DAVID AXELROD: The process wasn't neat in part because the problem isn't neat, but there's no doubt that if the administration could do some things over, they probably would. I think the sequencing of his decision to take this to Congress probably wasn't optimal. There may have been a comment here or there they would take back. But ultimately, it's where they are now that's important and this diplomatic option came at a propitious time.

LIASSON: A propitious time because, as Rosa Brooks points out, the president was facing a crushing rejection from Congress.

BROOKS: I don't think you can say I'm going to go to Congress and get their authorization for this. You don't say that unless you're pretty sure you can get it or you hadn't done their homework first.

LIASSON: The White House was well aware of public aversion to military action, but they were shocked, once again, at the level of reflexive opposition from congressional Republicans, many of whom had been advocating military strikes, only to turn around and reject the president's request for authorization.

It's possible that after pursing the Russian diplomatic effort, the president could have a stronger argument for using force, but there are no signs of that now. Even after Mr. Obama's Tuesday night speech, opposition in Congress continues to grow.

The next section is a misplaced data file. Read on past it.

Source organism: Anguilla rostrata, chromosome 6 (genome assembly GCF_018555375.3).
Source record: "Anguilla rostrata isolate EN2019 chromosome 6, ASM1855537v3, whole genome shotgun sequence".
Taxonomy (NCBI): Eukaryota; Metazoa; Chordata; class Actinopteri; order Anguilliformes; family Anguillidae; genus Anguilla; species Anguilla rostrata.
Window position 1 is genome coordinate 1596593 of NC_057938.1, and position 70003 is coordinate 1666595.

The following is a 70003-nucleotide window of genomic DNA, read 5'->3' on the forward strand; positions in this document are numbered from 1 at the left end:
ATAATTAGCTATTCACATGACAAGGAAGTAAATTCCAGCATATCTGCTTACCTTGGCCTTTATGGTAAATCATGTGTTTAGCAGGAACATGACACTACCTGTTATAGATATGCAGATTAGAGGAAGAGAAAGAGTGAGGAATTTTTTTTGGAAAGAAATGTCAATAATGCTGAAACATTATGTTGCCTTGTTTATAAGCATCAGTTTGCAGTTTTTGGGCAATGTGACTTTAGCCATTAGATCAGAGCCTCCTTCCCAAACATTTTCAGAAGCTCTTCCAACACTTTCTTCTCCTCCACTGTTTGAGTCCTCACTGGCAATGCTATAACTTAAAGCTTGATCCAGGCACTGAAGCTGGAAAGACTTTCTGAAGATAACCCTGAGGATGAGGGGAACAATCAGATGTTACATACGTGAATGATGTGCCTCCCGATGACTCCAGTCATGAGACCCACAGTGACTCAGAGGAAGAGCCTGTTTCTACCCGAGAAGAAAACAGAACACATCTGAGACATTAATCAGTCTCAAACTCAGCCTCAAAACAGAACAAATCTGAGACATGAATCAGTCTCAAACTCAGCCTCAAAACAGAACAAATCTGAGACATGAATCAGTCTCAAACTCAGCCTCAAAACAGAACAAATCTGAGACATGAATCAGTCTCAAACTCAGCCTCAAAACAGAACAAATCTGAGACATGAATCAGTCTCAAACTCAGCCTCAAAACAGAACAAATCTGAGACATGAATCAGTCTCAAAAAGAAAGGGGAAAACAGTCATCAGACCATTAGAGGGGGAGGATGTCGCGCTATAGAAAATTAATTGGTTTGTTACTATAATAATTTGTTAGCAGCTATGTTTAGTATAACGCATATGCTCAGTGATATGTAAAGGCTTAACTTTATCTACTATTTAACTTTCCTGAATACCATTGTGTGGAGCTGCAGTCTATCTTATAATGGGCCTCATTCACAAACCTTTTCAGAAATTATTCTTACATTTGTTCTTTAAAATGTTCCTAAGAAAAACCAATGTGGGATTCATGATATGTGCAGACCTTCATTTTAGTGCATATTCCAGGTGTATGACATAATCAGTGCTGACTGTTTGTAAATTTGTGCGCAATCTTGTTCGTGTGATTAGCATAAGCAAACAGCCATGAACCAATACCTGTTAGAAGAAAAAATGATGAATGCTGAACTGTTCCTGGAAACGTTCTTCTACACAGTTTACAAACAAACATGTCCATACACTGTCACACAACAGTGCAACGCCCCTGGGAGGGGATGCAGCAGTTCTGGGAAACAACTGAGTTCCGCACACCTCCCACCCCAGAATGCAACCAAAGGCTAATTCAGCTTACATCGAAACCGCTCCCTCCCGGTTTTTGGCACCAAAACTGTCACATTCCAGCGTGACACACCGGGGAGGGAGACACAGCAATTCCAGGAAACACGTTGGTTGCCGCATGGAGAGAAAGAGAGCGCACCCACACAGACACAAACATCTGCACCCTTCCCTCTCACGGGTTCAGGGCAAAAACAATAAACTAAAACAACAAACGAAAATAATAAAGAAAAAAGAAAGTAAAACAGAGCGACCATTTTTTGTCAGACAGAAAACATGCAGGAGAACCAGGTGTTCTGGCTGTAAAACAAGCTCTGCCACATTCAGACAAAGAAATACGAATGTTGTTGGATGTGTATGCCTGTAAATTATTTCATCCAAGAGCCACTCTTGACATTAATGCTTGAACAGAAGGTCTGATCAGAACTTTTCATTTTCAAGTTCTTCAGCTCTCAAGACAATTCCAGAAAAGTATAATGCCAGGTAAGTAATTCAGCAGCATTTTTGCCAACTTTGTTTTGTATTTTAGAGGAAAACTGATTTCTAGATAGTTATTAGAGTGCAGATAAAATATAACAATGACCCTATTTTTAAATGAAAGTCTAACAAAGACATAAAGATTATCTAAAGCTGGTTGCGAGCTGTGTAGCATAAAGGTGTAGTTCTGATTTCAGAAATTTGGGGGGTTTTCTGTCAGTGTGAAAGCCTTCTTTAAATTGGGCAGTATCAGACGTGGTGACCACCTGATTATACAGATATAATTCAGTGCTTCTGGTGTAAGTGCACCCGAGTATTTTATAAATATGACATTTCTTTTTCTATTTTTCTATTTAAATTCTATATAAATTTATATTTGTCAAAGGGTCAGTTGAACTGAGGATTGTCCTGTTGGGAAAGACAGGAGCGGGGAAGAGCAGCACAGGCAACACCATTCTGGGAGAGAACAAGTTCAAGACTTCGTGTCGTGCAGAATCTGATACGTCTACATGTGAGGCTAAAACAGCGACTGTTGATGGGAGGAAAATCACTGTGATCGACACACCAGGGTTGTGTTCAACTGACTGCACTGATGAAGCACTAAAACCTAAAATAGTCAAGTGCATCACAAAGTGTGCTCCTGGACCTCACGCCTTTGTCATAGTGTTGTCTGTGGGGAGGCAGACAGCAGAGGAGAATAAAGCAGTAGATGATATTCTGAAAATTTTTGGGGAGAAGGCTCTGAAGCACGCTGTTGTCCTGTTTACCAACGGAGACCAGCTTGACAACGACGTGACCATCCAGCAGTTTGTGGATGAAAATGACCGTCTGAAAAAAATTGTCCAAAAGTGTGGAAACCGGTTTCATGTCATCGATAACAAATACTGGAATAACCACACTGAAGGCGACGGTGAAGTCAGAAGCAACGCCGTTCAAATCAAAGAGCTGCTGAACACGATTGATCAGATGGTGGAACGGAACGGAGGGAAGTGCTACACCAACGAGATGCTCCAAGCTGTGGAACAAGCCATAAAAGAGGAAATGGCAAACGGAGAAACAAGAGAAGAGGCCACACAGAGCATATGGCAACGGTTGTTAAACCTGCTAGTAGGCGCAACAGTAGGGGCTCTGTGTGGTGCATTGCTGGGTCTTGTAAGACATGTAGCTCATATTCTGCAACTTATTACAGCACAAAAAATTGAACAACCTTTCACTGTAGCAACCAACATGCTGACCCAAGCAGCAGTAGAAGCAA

BROOKS: Everybody's with him on it's awful, it's tragic, it's agonizing to watch. Everybody's with him on somebody ought to do something. But the case has not been persuasively made that this is the something that will make things better as opposed to this is the something that is only going to make things still worse.

LIASSON: The president's struggle to come up a coherent strategy on Syria has undermined the public's faith in his leadership. His dropping approval ratings reflect that. But to those who believe the administration's fumbling on Syria has undermined the power and credibility of the Obama presidency, historian Douglas Brinkley says, hold on, the president's Syrian crisis is not over yet.

DOUGLAS BRINKLEY: I recall when I wrote a biography of Dean Acheson some years ago, Acheson did not like the way the Cuban missile crisis was being handled, but Kennedy got a result out of it in the end, with his brother doing some strange diplomacy with the Soviet Union about our Jupiter missiles in Turkey. Acheson's article that he wrote was called "A Homage To Plain Dumb Luck."

And while nobody would argue that the president's handling of Syria has been smooth and, at times, it hasn't even seemed really coherent, the end result might work.

LIASSON: And even if it doesn't work, for the moment, Mr. Obama is in a better place than he would be launching a military strike in express defiance of Congress or failing to act in what he said was the moral and strategic interest of the United States.

BRINKLEY: History plays tricks on people. Five years from now, we might be saying it was a bumpy road, but the president found a way to rid the Middle East of chemical weapons.

LIASSON: In other words, stumbling to peace is better than rushing to war. Mara Liasson, NPR News, the White House.